Many Togolese have known just two presidents in their lifetime – Faure Gnassingbe, who is running for a fourth term in an election, and his father Eyadema Gnassingbe – and some are sick of the long-running dynasty.
One is Farida Nabourema (29) a pro-democracy activist who organised protests calling for the president to step down. She is determined her children should grow up under somebody other than a Gnassingbe, but is realistic about the challenges.
“We don’t have high hopes the opposition will win,” said Nabourema, director of the democracy campaign group Togo Civil League. “We just hope there won’t be an unnecessary bloodbath.”
The opposition is weakened by division and Gnassingbe is seen by political analysts as a shoo-in to win, despite widespread demonstrations against his rule in 2005 and 2017 in which hundreds died.
In response to political pressure, Gnassingbe enacted a law limiting presidents to two five-year terms. It is not backdated to account for the three terms he previously served, so he could stay in power until 2030.
His father seized power in a 1967 coup in the coastal West African country, a former French colony with a population of eight million.
Togo is the 10th poorest country in the world, according to the International Monetary Fund. It received 330 million euros in European Union aid between 2014 and 2020. The EU froze aid from 1993 to 2007, citing the country’s poor democratic record.
Gnassingbe long promised to boost economic development and the country has seen annual economy growth of around five percent in recent years, driven by investments in energy and transport.
The capital Lome is home to pan-African Ecobank and major regional airline Asky and the country has so far been spared jihadist violence that hit neighbouring Burkina Faso.
Grinding poverty and labour strikes are reminders of challenges ahead.
Voters who spoke to Reuters see little way out if Gnassingbe stays in power.
“All of this is comedy. How many times have we voted and the results said something different?” said Espoir Gamado, a 45-year-old IT engineer. “I won’t be voting.”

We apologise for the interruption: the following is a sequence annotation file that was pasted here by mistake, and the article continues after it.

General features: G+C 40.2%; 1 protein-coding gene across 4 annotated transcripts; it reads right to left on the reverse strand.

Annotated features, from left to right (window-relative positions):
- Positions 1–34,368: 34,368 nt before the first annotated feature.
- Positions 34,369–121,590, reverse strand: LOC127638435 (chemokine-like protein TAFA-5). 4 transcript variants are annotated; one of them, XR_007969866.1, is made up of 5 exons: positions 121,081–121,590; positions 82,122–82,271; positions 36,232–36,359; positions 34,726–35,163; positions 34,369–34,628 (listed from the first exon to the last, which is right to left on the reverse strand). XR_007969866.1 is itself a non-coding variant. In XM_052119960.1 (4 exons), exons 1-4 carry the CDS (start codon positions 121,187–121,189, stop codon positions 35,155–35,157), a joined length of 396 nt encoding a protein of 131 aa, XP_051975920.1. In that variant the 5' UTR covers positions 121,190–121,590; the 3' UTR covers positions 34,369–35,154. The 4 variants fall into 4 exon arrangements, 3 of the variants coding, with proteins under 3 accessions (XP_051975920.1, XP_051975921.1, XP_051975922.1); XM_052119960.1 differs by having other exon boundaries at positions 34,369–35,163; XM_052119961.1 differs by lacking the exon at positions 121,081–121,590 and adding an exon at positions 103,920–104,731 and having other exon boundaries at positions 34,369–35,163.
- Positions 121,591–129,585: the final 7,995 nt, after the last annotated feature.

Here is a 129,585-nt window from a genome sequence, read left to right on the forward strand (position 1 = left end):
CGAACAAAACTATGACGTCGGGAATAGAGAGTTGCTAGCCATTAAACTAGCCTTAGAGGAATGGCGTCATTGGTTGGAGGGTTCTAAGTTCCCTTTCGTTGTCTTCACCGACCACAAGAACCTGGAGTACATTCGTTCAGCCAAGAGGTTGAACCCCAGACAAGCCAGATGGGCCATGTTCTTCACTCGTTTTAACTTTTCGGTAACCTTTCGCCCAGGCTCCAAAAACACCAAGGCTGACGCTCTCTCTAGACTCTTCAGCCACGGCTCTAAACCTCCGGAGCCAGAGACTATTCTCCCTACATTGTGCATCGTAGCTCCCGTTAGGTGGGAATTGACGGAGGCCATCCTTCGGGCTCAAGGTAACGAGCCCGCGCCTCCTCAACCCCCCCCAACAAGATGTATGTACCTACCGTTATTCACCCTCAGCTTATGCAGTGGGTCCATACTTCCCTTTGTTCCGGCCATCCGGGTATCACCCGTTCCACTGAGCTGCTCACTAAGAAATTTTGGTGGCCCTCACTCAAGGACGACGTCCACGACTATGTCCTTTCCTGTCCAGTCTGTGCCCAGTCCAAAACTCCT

VICTORY IS ASSURED
When Gnassingbe came to power in 2005 after his father’s death, mass protests were met with a violent police crackdown and at least 500 were killed.
Despite several attempts the opposition has not formed a united front and some experts believe Gnassingbe could win in the first round, without having to go to a run-off vote.
“Thanks to God, I think the victory is assured,” he told supporters in northern opposition stronghold Sokode as a crowd cheered and soldiers looked on.
Some 10 000 security forces will be deployed on voting day, government said.
Longtime opposition leader Jean-Pierre Fabre, a former journalist and human rights campaigner, is running for a third time, after coming second in 2010 and 2015. He promises to restore democracy and fuel development.
Five other candidates are competing, including former Prime Minister Gabriel Messan Agbeyome Kodjo, representing a coalition of opposition and civil society groups.
Fabre said authorities blocked his campaign rallies and raised concerns about the transparency of the vote.
The electoral commission will maintain a centralised counting system, with results sent from voting precincts to its headquarters rather than being announced in each constituency. Critics say this makes vote-rigging easier but authorities said the election will be free and fair.
The UN and regional body ECOWAS deployed election observers.
Polling stations for the more than 3.5 million registered voters will be open for nine hours, with provisional results expected in six days .